Once upon a time in a strange situation, people called a number ugly if it was divisible by any of the one-digit primes (2, 3, 5 or 7). Thus, 14 is ugly, but 13 is fine. 39 is ugly, but 121 is not. Note that 0 is ugly. Also note that negative numbers can also be ugly; -14 and -39 are examples of such numbers.
One day on your free time, you are gazing at a string of digits, something like:
123456You are amused by how many possibilities there are if you are allowed to insert plus or minus signs between the digits. For example you can make
1 + 234 - 5 + 6 = 236which is ugly. Or
123 + 4 - 56 = 71which is not ugly.
It is easy to count the number of different ways you can play with the digits: Between each two adjacent digits you may choose put a plus sign, a minus sign, or nothing. Therefore, if you start with D digits there are 3D-1 expressions you can make.
Note that it is fine to have leading zeros for a number. If the string is "01023", then "01023", "0+1-02+3" and "01-023" are legal expressions.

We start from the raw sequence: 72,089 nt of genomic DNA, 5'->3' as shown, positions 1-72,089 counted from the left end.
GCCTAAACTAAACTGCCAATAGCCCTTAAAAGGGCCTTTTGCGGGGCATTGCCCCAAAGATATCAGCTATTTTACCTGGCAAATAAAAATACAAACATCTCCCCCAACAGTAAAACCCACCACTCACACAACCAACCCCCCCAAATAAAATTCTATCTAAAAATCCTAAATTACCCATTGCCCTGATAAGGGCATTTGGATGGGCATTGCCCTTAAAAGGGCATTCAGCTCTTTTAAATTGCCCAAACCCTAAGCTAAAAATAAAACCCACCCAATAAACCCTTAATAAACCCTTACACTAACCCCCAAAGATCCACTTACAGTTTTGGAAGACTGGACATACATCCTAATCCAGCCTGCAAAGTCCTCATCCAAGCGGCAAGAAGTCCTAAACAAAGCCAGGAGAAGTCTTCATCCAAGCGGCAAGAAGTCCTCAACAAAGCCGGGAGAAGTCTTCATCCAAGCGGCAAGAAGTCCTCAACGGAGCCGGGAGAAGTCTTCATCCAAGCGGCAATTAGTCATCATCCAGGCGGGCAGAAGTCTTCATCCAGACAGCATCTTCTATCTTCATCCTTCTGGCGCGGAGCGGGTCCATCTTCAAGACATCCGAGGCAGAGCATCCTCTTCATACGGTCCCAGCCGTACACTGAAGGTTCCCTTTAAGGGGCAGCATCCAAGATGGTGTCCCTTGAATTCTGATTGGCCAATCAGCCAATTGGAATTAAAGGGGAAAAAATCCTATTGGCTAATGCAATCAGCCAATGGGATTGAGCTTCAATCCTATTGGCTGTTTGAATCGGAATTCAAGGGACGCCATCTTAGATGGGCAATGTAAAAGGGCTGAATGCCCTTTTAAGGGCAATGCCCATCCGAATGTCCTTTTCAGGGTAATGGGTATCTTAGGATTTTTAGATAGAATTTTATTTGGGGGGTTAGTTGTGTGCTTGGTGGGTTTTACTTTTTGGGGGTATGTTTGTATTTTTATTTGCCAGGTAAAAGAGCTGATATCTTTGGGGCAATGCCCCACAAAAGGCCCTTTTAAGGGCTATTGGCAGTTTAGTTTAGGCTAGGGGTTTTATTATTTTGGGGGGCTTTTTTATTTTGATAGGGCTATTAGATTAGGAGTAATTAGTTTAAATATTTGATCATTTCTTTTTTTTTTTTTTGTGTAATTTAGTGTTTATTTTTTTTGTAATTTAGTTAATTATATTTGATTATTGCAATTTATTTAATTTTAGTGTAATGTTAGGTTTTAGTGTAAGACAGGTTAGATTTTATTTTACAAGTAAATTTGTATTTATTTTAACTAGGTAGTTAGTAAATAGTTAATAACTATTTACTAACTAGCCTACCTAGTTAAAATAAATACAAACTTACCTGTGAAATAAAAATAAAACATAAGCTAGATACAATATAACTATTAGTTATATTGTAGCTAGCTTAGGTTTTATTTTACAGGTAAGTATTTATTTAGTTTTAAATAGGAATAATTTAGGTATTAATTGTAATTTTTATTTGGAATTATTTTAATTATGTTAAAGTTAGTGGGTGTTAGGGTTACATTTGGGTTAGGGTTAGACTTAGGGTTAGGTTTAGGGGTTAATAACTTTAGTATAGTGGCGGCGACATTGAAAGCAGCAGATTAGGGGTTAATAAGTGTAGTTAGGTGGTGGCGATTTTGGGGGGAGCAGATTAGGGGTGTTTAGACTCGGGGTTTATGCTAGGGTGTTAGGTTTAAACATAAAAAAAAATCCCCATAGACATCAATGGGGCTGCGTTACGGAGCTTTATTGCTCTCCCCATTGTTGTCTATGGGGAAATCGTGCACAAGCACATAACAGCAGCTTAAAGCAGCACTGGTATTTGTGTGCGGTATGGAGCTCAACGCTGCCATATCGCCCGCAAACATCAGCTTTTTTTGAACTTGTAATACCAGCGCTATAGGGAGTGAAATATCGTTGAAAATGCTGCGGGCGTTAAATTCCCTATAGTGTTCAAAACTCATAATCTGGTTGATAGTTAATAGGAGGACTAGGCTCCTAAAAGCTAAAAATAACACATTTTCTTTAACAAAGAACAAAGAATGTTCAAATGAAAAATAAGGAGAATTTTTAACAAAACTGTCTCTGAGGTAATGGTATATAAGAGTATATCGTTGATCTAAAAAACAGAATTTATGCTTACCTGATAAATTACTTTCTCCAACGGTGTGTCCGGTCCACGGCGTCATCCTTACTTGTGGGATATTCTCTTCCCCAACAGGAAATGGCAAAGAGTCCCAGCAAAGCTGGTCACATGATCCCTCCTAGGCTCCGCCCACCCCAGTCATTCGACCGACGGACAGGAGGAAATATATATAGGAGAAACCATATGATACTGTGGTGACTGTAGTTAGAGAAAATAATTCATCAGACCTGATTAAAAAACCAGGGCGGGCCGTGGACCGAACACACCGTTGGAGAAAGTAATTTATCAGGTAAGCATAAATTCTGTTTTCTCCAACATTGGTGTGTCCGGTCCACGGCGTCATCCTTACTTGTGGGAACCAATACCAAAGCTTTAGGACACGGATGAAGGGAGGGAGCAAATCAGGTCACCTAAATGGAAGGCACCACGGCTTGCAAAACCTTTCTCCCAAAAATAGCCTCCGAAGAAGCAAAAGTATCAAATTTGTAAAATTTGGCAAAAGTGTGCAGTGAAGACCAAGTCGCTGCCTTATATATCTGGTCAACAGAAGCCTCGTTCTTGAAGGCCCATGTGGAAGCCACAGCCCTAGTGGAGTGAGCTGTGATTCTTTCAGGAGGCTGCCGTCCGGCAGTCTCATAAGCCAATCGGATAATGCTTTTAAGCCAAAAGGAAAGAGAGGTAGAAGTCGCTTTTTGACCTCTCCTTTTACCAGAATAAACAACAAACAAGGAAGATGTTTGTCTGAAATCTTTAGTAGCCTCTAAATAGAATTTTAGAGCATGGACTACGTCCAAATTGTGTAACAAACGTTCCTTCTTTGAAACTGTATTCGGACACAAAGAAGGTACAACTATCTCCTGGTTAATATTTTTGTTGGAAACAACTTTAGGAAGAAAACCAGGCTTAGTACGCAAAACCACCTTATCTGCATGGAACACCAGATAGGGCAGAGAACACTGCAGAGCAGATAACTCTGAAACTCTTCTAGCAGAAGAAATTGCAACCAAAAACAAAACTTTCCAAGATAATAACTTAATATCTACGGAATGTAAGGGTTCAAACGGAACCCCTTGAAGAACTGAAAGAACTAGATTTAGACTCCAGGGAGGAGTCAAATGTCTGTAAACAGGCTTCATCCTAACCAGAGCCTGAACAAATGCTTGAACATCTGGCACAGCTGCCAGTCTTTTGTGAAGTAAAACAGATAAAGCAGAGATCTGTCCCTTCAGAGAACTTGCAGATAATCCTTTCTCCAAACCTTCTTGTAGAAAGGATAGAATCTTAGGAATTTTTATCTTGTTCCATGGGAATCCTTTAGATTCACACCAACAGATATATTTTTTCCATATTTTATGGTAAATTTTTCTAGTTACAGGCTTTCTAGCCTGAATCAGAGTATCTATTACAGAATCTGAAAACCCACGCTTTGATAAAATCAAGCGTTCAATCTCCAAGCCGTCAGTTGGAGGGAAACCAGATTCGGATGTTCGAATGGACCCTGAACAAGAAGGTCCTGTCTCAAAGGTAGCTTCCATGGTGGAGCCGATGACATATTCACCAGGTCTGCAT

Your task is simple: Among the 3D-1 expressions, count how many of them evaluate to an ugly number.
The first line of the input file contains the number of cases, N. Each test case will be a single line containing a non-empty string of decimal digits.
For each test case, you should output a line
Case #X: Ywhere X is the case number, starting from 1, and Y is the number of expressions that evaluate to an ugly number.
0 <= N <= 100.
The string in each test case will be non-empty and will contain only characters '0' through '9'.
Each string is no more than 13 characters long.
Each string is no more than 40 characters long.